There was a time when New Haven was a major manufacturing center, when factories in town stayed busy making everything from rifles to Erector sets.
Those factories have now closed, of course, and the plant where A.C. Gilbert’s company built millions of Erector sets in the first half of the last century today has a yoga studio on its ground floor. But in a two-room space on the second floor of that plant, Kent Bloomer ’59 ART ’61 is still tinkering away at the kind of projects Gilbert loved most.
[ydn-legacy-photo-inline id=”10022″ ]
[ydn-legacy-photo-inline id=”10023″ ]
Bloomer, a professor at the Yale School of Architecture who grew up building small models out of Gilbert’s toys, calls himself an ornamenter, which is to say that while he does not design buildings, he does design some of their most memorable parts. He has been charged with crafting the facade and a frieze for the 360 State development, and he is responsible for the entrance gate to the Class of 1954 Chemistry Research Building, without a doubt the most exciting piece of metalwork to appear on campus since Samuel Yellin unveiled his Memorial Quadrangle gate.
Consider also Bass Library, where the renovation overseen by Hammond Beeby Rupert Ainge Architects benefited tremendously from Bloomer’s eye for detail. There, Bloomer and his colleagues were able to make the library’s two new entrances feel like true connections with Cross Campus and Sterling Memorial Library.
Bloomer designed the ornamentation on the elevator pavilion that leads to Bass; the frieze that wraps around it includes a series of elaborate carvings, and the pavilion’s arches are surrounded by perched owls that are meant to symbolize knowledge.
“We’re very dedicated to ornament,” Bloomer said in an interview yesterday at his studio, where prototypes of various projects are strewn around on tables and walls. “I think we’re fairly unique in that we operate the way many studios did at the turn of the 20th century. We operate as a property of architecture and of art.”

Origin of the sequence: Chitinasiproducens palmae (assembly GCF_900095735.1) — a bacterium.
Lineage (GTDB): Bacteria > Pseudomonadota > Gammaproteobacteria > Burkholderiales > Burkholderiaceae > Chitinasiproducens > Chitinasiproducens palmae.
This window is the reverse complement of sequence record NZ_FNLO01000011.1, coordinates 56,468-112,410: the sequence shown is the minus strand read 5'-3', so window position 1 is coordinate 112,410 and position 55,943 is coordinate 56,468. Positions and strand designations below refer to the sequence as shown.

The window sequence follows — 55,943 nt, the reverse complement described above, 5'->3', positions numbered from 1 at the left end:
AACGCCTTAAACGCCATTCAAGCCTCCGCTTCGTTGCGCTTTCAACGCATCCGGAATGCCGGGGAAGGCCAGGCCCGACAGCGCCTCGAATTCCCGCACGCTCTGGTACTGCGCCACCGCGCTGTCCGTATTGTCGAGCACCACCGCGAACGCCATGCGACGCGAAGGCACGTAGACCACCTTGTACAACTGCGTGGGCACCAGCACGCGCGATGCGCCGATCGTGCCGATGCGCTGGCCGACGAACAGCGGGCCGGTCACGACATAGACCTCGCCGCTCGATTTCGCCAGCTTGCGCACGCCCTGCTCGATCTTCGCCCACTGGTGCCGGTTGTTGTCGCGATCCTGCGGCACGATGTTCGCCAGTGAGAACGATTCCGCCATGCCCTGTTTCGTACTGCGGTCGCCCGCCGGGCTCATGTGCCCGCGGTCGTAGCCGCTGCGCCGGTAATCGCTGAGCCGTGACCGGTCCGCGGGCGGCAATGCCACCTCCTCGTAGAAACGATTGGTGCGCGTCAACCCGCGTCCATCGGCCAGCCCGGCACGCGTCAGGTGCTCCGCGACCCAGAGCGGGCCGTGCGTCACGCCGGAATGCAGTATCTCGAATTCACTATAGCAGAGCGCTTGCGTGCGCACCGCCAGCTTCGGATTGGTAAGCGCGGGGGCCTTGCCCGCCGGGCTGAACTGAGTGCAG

Indeed, it’s difficult to classify Bloomer’s work as artistic or architectural. He has been in the field since 1964, and even his most recent project on campus — a pair of display cases in front of the University Theatre — is one part good decoration and one part good campus planning.
The challenge given to Bloomer was not just to create spaces for the Yale School of Drama to display its promotional posters, but also to create structures that would change the way pedestrians interact with the rather nondescript theater.
“The building, without some kind of addition, doesn’t increase your pulse rate as you walk by,” explained John Gambell, the University printer who was instrumental in commissioning Bloomer for the work in front of the theater and for the display cases in front of Woolsey Hall, which were installed in 2007. “The primary motive was to create a more dramatic presence on the street for the University Theatre.”
Working with University Planner Laura Cruickshank and others, Bloomer positioned his display cases on axis with the Library Walk that connects the theater and Dwight Hall, and put decorative elements on the tops of the cases so they could announce the presence of the theater.
The bronze ornamentation at the top of the stainless steel cases, like Bloomer’s work at Bass Library and in front of Woolsey, also undeniably expresses an enthusiasm for the Collegiate Gothic architecture that abounds on campus.
“It expresses the spirit of the great period of Yale architecture,” Bloomer said. “Like the buildings, these designs come alive almost as creatures — showing ebullience, showing aspiration, showing excitement.”